Two festivals of ak-elechek (or elechek) took place in Kyrgyzstan in March 2017. One of them was held at the national scale; one thousand women from all provinces wearing ak-elechek participated in the event in the nation’s capital, Bishkek. The second event took place in Talas, a small northern province, where women made eighty-six elechek models.
Ak-elechek is a traditional white Kyrgyz female turban, made of many layers of a single piece of cloth. The material (silk, wool, or cotton), number of turban layers, and its model depend on the age, social, and marital status of women.
In the past, a young woman would put on an ak-elechek for the first time when going to a prospective husband’s house, and then, after the marriage ceremony, the woman had to wear ak-elechek at all public events. In emergencies, Kyrgyz women would sometimes use ak-elechek during unexpected births or for wounds or trauma. A widespread traditional blessing, “Don’t let your white ak-elechek fall down from a head,” is a wish for lifelong family happiness.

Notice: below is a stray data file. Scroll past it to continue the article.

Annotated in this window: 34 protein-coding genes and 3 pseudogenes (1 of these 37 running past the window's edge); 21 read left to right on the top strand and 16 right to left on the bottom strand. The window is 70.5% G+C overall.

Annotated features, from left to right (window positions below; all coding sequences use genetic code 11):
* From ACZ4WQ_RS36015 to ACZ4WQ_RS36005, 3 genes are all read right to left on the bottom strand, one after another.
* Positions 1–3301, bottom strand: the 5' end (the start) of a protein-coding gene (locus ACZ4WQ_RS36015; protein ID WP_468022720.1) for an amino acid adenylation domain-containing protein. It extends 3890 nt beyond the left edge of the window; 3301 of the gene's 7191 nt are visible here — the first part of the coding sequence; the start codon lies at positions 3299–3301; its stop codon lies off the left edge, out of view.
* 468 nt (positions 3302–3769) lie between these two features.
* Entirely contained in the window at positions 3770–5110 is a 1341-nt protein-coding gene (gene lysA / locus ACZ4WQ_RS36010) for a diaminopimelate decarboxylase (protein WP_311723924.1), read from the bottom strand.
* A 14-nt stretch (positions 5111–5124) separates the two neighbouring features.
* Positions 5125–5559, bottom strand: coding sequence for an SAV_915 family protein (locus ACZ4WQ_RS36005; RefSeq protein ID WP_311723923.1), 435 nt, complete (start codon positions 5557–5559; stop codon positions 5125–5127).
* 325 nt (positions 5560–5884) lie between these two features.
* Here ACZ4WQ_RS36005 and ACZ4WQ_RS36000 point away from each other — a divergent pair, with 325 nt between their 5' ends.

One thousand women in ak-elechek in Bishkek and eighty-six women in Talas impressively gathered to promote Kyrgyz traditional values and recall the important roles women in society. Women of different ages and social statuses from all regions of the country participated in the national and regional festivals. Events were organized by the public association Kyrgyz Tilekteshtigi (the Kyrgyz Cooperation) and by the Kiyiyz-Duino – Kochmon Rukhu (Felt World – Spirit of Nomadism) Fund.
ICH Correspondent Dr. Gulnara Aitpaeva (Director, Aigine Cultural Research Center, Kyrgyzstan)